Farewell to Fosse
November 3, 1987
Fosse was dead and after the urgent calls and the logistics of death, there seemed nothing really to do about it except go for a walk along Broadway in the midnight rain.
This was the square mile of the earth Bob Fosse cared for more than any other. Up there on the second floor at 56th Street was the rehearsal hall where I’d met him years ago. Around the corner was the Carnegie Deli, where he’d have lunch with Paddy Chayefsky and Herb Gardner, trading lines, drinking coffee, smoking all those goddamned cigarettes. On the 11th floor of 850 Seventh Avenue, he and Chayefsky and Gardner had their separate offices, and from Paddy’s they would often gaze in wonder across the back courtyard of the Hotel Woodward, at the man in underwear who was always shaving, no matter what the hour. A few blocks away was the building where Fosse lived the last decade of his life.
And down the rain-drowned avenue was the sleazy hamlet I always thought of as Fosseville: all glitter and neon and dangerous shadows. This wasn’t Runyon’s fairy-tale Broadway; it was harder, meaner, as reliable in its ruthlessness as a switchblade. Yet even in his most cynical years, Fosse insisted on seeing its citizens as human, observing their felonies and betrayals not as a journalist or a sociologist but as the fine artist he was. “I see a hooker on a corner,” he said to me once, “and I can only think: there’s some kinda story there. I mean, she was once six years old … ” On this late night, I could see Fosse in black shirt and trousers, standing in some grimy doorway, looking out at his lurid parish; he had been young here and almost died here and sometimes fled from the place and always came back. In Fosseville the gaudiest dreams existed side by side with the most vicious betrayals; everything was real but nothing was true. And, of course, he believed in some dark way that all could be redeemed by love.
Nobody loved harder. He loved his wives: Mary Ann Niles, who danced with him in the last years of the nightclub era (and who died a year after Fosse), Joan McCracken, who died on him when they were both young, and Gwen Verdon, who was with him when he lay down for the final time on the grass of a small park in Washington. But Fosse wasn’t one of those men who can be married; the emotional core of his masterpiece, All That Jazz, is not so much the romantic attraction of death, but the impossibility of fidelity. There were simply too many beautiful women in this world, with their grace and style and intelligence and mystery; the demand of monogamy was like ordering a man to love only one Vermeer.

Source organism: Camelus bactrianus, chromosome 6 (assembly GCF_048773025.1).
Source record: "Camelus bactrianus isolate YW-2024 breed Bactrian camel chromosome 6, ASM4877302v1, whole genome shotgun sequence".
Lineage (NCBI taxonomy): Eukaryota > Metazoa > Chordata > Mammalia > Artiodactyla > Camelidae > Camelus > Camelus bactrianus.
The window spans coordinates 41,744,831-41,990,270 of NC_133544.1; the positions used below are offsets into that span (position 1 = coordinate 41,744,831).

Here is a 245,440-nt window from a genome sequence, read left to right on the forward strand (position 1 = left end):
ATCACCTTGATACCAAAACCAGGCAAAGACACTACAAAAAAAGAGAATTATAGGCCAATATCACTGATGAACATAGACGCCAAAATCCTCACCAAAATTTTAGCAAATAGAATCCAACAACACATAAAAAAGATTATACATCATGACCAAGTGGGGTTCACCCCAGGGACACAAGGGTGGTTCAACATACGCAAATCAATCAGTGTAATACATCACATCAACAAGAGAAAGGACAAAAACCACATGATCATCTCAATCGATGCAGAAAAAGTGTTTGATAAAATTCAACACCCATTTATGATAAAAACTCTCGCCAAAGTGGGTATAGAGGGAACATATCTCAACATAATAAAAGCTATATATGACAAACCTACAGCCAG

And so he loved many women; most were dancers and actresses, because in the world where he worked they were the women he met. He treated all of them with the same grace. I saw him most often when he was between women; he was then usually engulfed by a bleakly romantic sense of loss (although the only remorse he ever expressed was about Gwen). When be met a new woman, when he was swept away, he would vanish from his usual precincts; no male friends were as important as a woman or the possibility of love.
It was no accident that he always celebrated women in his work, although he was hardly an illustrator of feminist dogma. In the ’50s and ’60s, half the men I knew were in love with Gwen Verdon, who on stage combined humor, vulnerability, toughness, and sensuality in shows designed, choreographed, directed by Fosse. She always moved the tough guys most of all. “Every time I see her,” the sports-writer Jimmy Cannon said of Gwen, “I want to run away with her.” When Damn Yankees was in its long run, Paul Sann, the greatest newspaperman I ever knew, said of Gwen one night: “You better go see her now, kid, ’cause you ain’t gonna see anything like her again on Broadway for the rest of your fucking life.” About Gwen Verdon, as about so many things, Sann was absolutely right.
But if it’s forever impossible to separate Fosse from Gwen, he was also a fine director of other women. Liza Minnelli, Valerie Perrine, and Anne Reinking did their best work with Fosse. He was one of the few directors to see King Kong and recognize that Jessica Lange could be a superb actress; later they would become lovers, and he would cast her as the Angel of Death in All That Jazz. It was entirely appropriate, of course, that Fosse would imagine death as a woman, thus merging his two most passionate obsessions.
But he loved other things too: almost all forms of music; nightclub comics; cheap vaudeville jokes (Q. “Do you file your nails?” A. “No, I throw them away …”); the New York Mets; good food (he spent hours cooking in the huge kitchen of the house in Quogue, bringing his perfectionism to the details of the simplest meal); Fred Astaire (there were no pictures of himself in the Quogue house and two of Astaire); air hockey; children; New York Post headlines; boxing and football; his daughter Nicole; good wine, margaritas, and brandy; his cat, Macho, a stray discovered beaten-up and bloodied in the Quogue grasslands and nursed to plump domesticity; and, of course, those goddamned cigarettes.